it is the same basic design as has been implemented in all the F1 paddle shifters... all the paddle shifters work on basic principles and ideas that are very similar, but BMW developed their paddle shifter from their own knowledge.. not Ferrarri or Aston Martin, the design began in the F1 shop
I have driven the F1 paddle shift Ferrari and found them to be alot simpler to use than the BMW one, in my opnion BMW could use a lesson on the F1 shift from Ferrari - flame if you whish, but drive them both first-
the F1 on the Ferrari is very easy and doesn't require and specail knowledge to engage, the car starts in nuetral with no driver intervention required and when crusing to a stop you can leave it in gear if you whish or pull both paddles at the same time to put it in to 'N'. the computer will automaticly up/down shift if you dont, unless you push the button marked 'police attention grabber":lmao: they use (3) modes one similar to an auto, the other a little more sporty and the third will get you arrested for driving outside the lines
SMG-II as in the M3 Drivelogic unit is/was developed by Seimens for BMW using the standard M3 Getrag Gearbox.
SSG (the version used on the 325, and 330 like on my car) is a off the shelf system made by Magnetti Marelli, This off-the-shelf system is used by Ferrari in the 360, Aston Martin on their new car and it has been used in the past by Alfa on their cars, and a few other car makers. The control system has fixed software which is updated by Magnetti now and again, and then their is OEM customised part in the software which allows the car maker to match the gearbox software to the ECU systems used in the car.
It has 3-modes of operation,
1st. Automatic mode where the gearbox does all the changes, 2nd. Manual mode where the paddles or shifter is used to change gears.
3rd. Sport mode is an extension of the manual mode except comfort is thrown out of the window and you get quick changes with the clutch being dumped agressively.
M3s Sequential gearbox is a bit more advanced then Ferrari or Aston Martins, and a better system overall. Also by far the cheapest system, Ferrari charges some 10k for a system for closely related to the SSG system in 325 and 330s :thumbdwn:
ok Im looking at a hardcopy whitepaper on SMG II which they call Automated Manual Transmission (AMT) Second Generation. Looks like it was a collaboration from BMW M, Sachs, Getrag and Seimens.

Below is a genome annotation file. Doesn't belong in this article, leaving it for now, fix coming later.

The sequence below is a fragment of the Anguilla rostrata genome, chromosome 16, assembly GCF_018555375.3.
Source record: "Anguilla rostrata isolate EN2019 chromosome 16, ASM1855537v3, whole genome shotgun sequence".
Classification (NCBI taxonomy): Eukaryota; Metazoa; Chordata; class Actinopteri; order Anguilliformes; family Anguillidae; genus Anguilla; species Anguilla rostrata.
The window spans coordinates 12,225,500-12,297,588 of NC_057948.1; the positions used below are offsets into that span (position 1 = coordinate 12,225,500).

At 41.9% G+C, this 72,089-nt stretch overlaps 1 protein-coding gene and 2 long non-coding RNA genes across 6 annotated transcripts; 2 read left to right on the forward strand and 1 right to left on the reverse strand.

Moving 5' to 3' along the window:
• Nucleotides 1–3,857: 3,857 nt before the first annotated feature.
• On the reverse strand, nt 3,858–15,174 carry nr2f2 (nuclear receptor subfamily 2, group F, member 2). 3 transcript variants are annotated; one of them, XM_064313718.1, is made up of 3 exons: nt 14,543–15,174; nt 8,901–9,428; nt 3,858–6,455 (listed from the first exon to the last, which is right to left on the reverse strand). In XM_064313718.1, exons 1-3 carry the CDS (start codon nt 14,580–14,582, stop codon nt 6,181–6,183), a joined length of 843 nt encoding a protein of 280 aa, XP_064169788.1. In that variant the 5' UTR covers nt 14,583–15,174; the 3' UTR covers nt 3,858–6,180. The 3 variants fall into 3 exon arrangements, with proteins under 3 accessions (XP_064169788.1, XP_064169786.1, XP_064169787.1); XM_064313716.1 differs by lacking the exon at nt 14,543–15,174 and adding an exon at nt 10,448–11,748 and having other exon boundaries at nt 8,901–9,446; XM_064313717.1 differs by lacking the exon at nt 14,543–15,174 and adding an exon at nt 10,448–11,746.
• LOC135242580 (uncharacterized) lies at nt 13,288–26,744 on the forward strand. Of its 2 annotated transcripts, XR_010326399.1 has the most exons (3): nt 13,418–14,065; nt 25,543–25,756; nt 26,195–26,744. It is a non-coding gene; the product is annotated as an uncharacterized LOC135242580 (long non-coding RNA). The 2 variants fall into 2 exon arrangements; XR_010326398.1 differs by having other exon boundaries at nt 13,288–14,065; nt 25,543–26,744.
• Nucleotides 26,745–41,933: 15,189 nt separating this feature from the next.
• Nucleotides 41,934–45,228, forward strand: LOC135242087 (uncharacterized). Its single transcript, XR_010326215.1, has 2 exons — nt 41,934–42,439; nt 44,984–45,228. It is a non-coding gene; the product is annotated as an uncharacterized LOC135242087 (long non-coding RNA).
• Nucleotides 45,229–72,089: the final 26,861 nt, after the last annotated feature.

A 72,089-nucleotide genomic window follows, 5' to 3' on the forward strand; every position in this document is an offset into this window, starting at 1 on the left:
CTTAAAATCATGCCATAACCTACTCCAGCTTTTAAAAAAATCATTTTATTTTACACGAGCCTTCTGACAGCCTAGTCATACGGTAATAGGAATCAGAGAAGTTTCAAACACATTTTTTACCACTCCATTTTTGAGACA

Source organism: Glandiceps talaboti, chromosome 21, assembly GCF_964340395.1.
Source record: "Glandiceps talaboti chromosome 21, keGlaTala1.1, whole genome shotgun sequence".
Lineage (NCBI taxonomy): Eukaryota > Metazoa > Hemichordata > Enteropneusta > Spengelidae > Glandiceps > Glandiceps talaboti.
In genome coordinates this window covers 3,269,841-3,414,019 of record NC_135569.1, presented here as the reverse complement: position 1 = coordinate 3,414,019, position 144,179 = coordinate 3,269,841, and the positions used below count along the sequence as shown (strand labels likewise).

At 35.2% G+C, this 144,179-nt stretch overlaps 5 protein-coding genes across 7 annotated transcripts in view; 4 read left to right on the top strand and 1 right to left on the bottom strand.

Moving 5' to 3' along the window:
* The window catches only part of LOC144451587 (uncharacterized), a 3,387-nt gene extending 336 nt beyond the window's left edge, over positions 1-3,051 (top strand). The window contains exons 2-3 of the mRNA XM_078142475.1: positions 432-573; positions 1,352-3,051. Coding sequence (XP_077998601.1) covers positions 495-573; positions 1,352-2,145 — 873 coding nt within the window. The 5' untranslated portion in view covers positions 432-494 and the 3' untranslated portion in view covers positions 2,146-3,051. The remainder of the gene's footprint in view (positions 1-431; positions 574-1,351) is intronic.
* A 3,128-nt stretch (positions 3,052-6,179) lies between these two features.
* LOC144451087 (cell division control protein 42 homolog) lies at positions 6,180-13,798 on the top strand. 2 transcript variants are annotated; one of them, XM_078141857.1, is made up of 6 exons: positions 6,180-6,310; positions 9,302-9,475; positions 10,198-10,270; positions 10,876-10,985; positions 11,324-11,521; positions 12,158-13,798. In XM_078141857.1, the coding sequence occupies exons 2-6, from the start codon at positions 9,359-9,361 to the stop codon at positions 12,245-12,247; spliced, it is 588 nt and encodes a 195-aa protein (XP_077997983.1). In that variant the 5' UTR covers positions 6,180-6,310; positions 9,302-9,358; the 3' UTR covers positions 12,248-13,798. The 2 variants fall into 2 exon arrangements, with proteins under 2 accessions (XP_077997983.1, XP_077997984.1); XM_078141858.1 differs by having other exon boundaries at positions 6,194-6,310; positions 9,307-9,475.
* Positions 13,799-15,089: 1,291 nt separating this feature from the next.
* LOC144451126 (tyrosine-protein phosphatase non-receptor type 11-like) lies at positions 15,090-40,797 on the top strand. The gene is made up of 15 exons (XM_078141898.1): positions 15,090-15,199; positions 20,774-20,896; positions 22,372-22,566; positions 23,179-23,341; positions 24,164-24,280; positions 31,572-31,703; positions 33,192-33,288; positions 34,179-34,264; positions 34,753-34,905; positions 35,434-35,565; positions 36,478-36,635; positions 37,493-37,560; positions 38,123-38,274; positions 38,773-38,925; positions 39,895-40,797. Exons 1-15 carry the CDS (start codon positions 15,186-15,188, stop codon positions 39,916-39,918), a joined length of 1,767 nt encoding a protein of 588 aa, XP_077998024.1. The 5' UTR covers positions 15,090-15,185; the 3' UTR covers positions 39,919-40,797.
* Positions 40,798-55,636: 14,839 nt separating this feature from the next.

The reason I generated this topic, is cause the new mustang is said to come with an AMT in one of their exclusive models. So if its a derivation of the Aston Martin, it will most likely be an SSG type and not an SMG II type!
Magnetti's control system is called 'Selespeed' , Interestingly they have bought out a new second generation control system which is meant to have better communications with the car ecu, I wonder if Mustang is using that?
From various articles, it seems the M3 has a more advanced system than the one Ferrari, & Aston Martin use. As for the MR2 Spyder, I've read it's a pretty bad one (but what do you expect given it's much lower price than the M3 & those other 2?).
SMG Drivelogic is over kill till you look at what BMW where trying to achieve.
Ferrari went with the off-the-shelf system and modified the software to match the car very well, but their only goal was to create a Ferrari quirks or no quirks.
BMW with the M3 are faced with a car which has to cover many sectors from a luxury tourer to a commute car to track, so they needed to create system which had the flexiblity to adapt and the best judge of the moment is the person driving, so they give you 11 modes of operation to adapt the gearbox to suit any road condition or mood.
One thing you got to remember with all these systems is that they are software driven, all it is a computer moving actuators to move the clutch and the gear stick, so I think the SMG-II drivelogic will be dropped soon in favour of the simpler system. more research effort will be put in to the simpler version, with improvements to fuzzy logic and sensor technology we will end up with a system where 3 modes is plenty, an automatic mode which will change gears as smooth as any automatic, and manual mode which will be as smooth as someone driving a normal manual, and a sport mode where more use is made of rev matching so gears can be changed without the clutch being fully depressed and minimising the time the car is off power.
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